Moreover, the paper did not directly analyse the relationship between the antibody titers (levels of immune protection to malaria in the blood) conferred by the vaccine and if the patient got malaria or not. In previous studies (for example, Bejon et al.’s 2008 paper also in the NEJM), this relationship was weak, suggesting that the vaccine itself was not contributing strongly to levels of protection against infection, and that other factors were at play. One suggestion is that the adjuvant, a non-specific immune-response enhancer included in the vaccine, may itself play a role, and given that the control groups received vaccines with a different adjuvant, this may partially account for the variations in malaria prevalence seen between the children studied. However, these early data still show potential at least for reducing clinical cases of malaria in a highly-endemic African setting.
It should be noted that these findings do not come entirely as a surprise; there were early signs of potential, at least partial, protection from this vaccine (the results of the Phase 2b trials were published in The Lancet back in 2004). Despite this, the word “vaccine” is mentioned but twice in the latest RBM report. I have a deep admiration for the RBM and all that the partnership has achieved thus far in the struggle to control malaria throughout the world. Without a doubt, the scale of the problem is immense, and they are right to emphasise the enormous achievements many countries have realized, and particularly in reducing malaria mortality in the last 10 years. Nor would I advocate for countries to latch onto the promise of a vaccine too quickly; clearly more research is needed to evaluate the long-term efficacy of the vaccine, as well as its impacts specifically on mortality as opposed to morbidity; hopefully we will have some of these answers in a year, at the conclusion of the Phase 3 trial.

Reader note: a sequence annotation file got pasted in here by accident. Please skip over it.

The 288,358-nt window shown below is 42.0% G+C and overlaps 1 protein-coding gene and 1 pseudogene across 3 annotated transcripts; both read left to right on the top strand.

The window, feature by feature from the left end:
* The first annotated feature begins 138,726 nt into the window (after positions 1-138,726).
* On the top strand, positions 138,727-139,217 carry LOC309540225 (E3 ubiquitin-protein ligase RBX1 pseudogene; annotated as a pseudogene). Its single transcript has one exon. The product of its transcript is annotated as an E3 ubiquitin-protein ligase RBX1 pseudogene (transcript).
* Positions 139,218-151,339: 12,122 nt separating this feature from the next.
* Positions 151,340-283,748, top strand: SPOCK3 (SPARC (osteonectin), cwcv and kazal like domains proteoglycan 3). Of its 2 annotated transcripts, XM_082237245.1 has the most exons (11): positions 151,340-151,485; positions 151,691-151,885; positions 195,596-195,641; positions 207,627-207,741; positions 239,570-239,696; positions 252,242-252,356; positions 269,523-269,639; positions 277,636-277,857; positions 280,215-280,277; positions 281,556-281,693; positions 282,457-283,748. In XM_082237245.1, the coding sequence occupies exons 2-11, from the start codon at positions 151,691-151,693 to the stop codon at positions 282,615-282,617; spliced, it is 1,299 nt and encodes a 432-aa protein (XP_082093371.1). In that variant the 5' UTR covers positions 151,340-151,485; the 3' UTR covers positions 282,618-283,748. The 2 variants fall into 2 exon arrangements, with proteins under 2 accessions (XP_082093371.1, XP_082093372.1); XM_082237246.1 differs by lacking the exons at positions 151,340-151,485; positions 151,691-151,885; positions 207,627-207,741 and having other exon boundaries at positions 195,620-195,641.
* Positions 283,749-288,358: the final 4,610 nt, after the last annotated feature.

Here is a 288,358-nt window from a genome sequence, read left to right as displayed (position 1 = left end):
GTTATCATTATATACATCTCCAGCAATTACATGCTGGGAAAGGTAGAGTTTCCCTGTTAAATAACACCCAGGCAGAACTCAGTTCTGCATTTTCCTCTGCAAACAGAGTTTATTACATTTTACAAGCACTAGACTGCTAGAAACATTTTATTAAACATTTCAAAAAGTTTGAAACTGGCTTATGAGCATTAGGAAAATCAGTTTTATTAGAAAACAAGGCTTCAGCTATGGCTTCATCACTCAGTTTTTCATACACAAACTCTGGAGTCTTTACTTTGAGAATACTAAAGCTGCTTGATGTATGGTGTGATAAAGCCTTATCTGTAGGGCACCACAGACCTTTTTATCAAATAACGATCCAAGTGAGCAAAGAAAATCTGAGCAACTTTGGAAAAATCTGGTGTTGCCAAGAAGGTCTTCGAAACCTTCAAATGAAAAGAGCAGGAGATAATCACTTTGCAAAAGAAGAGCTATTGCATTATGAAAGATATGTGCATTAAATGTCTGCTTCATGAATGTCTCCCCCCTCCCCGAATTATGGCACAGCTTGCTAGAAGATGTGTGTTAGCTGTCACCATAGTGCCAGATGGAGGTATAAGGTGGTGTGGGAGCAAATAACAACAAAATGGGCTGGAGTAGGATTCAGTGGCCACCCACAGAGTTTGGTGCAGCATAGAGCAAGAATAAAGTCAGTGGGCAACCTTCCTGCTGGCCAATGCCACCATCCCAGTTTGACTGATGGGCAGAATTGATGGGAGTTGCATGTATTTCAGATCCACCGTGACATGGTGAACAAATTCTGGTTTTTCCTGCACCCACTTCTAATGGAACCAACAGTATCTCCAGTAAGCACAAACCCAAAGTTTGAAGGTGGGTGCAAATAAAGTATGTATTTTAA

However, in the meantime, there is clearly a huge opportunity for using these preliminary findings to determine what role there might be, if any, for the vaccine in its existing form as part of new and improved control strategies. For example, if the vaccine is not fully protective, might it, perhaps counter-intuitively, actually be more effective in areas which are already well on their way to successful control, by reducing transmission below that which is viable for the persistence of malaria? Or will its role in reducing incidence of severe disease be equally well utilized in extremely high prevalence and low health infrastructure areas, where access to diagnosis and treatment is the limiting step in effecting control? To its credit, RBM has acknowledged this since the publication of the vaccine trial results, with the following statement from the CDC: “These promising vaccine trial results add to the hope that adding an effective vaccine to current malaria interventions will move us closer to that goal.” Perhaps the “better option” wasn’t so long in coming after all.